The Minister of State for Petroleum Resources, Dr. Ibe Kachikwu has provided a detailed explanation of how the Petroleum Industry Governance Bill (PIGB) would create new job opportunities and guarantee job security when eventually passed into law.
Speaking recently at a stakeholders’ dialogue on the PIGB organised in Abuja by the Nigeria Natural Resource Charter (NNRC) and Media Initiative on Transparency in Extractive Industries (MITEI), Kachikwu said through his Senior Technical Adviser on Upstream and Gas, Mr. Gbite Adeniji, that knotty aspects of labour issues that could come with the transition of the industry to a post PIGB era, have been taken care of in the bill.
He stated that while no worker would be sacked or retrenched in any of the agencies that could be affected by the implementation of the PIGB, they would however be expected to improve their levels of efficiency given that boards of the companies would be given Key Performance Indicators (KPI) to meet in their pursuit of profitability and efficiency.
“Where they are gaps in the manpower in there, it provides an opportunity for people to be appointed from outside. Because again, you (will) want to put in new ideas, fresh legs in the whole process. In that process, you preserve the jobs, and you also attract a pathway for the employment of other skills from outside to help energise the new system you are trying to build. Then you now give power to the management to ensure they operate efficiently and effectively. After that, decisions can then be set correctly as to who would meet up with the requirements for their position,” said Kachikwu.
He further stated: “Once the ball gets rolling, the question would now be if I’m the manager at the helm of the institution, I would want to see who is effective and who is not. That is now the Key Performance Indicators (KPI) for the board and for the chief executive of the institution, to make sure he runs an effective institution.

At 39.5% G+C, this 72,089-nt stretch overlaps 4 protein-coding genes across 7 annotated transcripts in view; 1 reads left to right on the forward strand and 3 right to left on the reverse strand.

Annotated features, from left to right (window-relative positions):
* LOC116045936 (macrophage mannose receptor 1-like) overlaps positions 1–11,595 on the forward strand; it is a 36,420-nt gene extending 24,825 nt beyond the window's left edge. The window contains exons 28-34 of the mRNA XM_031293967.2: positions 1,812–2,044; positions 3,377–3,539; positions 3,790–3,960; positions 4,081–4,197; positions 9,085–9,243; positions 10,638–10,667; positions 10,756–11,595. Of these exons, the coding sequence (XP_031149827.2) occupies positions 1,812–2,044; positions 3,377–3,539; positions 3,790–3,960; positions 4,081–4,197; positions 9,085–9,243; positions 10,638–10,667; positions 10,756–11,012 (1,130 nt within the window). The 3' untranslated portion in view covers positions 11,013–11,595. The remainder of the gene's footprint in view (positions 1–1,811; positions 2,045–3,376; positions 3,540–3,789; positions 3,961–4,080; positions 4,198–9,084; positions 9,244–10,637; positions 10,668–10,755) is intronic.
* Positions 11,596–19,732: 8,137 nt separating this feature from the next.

“At that time, it has not nothing to do with the minister, it is up to the management to retain their staff afterwards. You then have to make sure you actually meet up to task as far your job is concerned. That is how we dealt with the issue of labour,” he added.
Kachikwu, buttressed the government’s position on ensuring that no worker in the agencies loses their jobs at the inception of the PIGB regime, stating that: “There are two steps to the labour process, is when you set up the institution and you shift people around and hire them into the institution, at that point, no one is losing any job.”
“The other option is to say, “We do not need you, just go.” We do not want that to happen. After that, with the mandate that each institution would have for efficiency, people there have to work and display their performance in their jobs. But at the inception, the existing jobs would be there. But then people would have to rise up to the occasion, because those boards that would be in those entities would be mandated statutorily to ensure efficiency in the public interest.
“Therefore, from that point on, you do not have a job for life. You now have to be worth that salary, that money you are paid,” he added.